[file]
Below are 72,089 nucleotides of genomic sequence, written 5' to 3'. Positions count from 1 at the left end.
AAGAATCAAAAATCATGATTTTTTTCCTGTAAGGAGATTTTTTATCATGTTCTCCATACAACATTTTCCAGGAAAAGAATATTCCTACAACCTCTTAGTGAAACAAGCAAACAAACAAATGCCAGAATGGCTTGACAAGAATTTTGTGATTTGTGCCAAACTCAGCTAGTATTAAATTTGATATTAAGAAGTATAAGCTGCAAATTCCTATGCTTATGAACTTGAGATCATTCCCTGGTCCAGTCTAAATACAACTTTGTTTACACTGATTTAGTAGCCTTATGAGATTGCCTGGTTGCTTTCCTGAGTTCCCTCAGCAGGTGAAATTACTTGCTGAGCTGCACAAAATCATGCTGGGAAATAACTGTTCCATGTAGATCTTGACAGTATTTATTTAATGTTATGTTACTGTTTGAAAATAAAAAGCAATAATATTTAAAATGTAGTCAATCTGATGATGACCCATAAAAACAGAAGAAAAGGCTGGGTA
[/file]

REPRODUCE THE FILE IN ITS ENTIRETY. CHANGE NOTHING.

Below are 72,089 nucleotides of genomic sequence, written 5' to 3'. Positions count from 1 at the left end.
AAGAATCAAAAATCATGATTTTTTTCCTGTAAGGAGATTTTTTATCATGTTCTCCATACAACATTTTCCAGGAAAAGAATATTCCTACAACCTCTTAGTGAAACAAGCAAACAAACAAATGCCAGAATGGCTTGACAAGAATTTTGTGATTTGTGCCAAACTCAGCTAGTATTAAATTTGATATTAAGAAGTATAAGCTGCAAATTCCTATGCTTATGAACTTGAGATCATTCCCTGGTCCAGTCTAAATACAACTTTGTTTACACTGATTTAGTAGCCTTATGAGATTGCCTGGTTGCTTTCCTGAGTTCCCTCAGCAGGTGAAATTACTTGCTGAGCTGCACAAAATCATGCTGGGAAATAACTGTTCCATGTAGATCTTGACAGTATTTATTTAATGTTATGTTACTGTTTGAAAATAAAAAGCAATAATATTTAAAATGTAGTCAATCTGATGATGACCCATAAAAACAGAAGAAAAGGCTGGGTA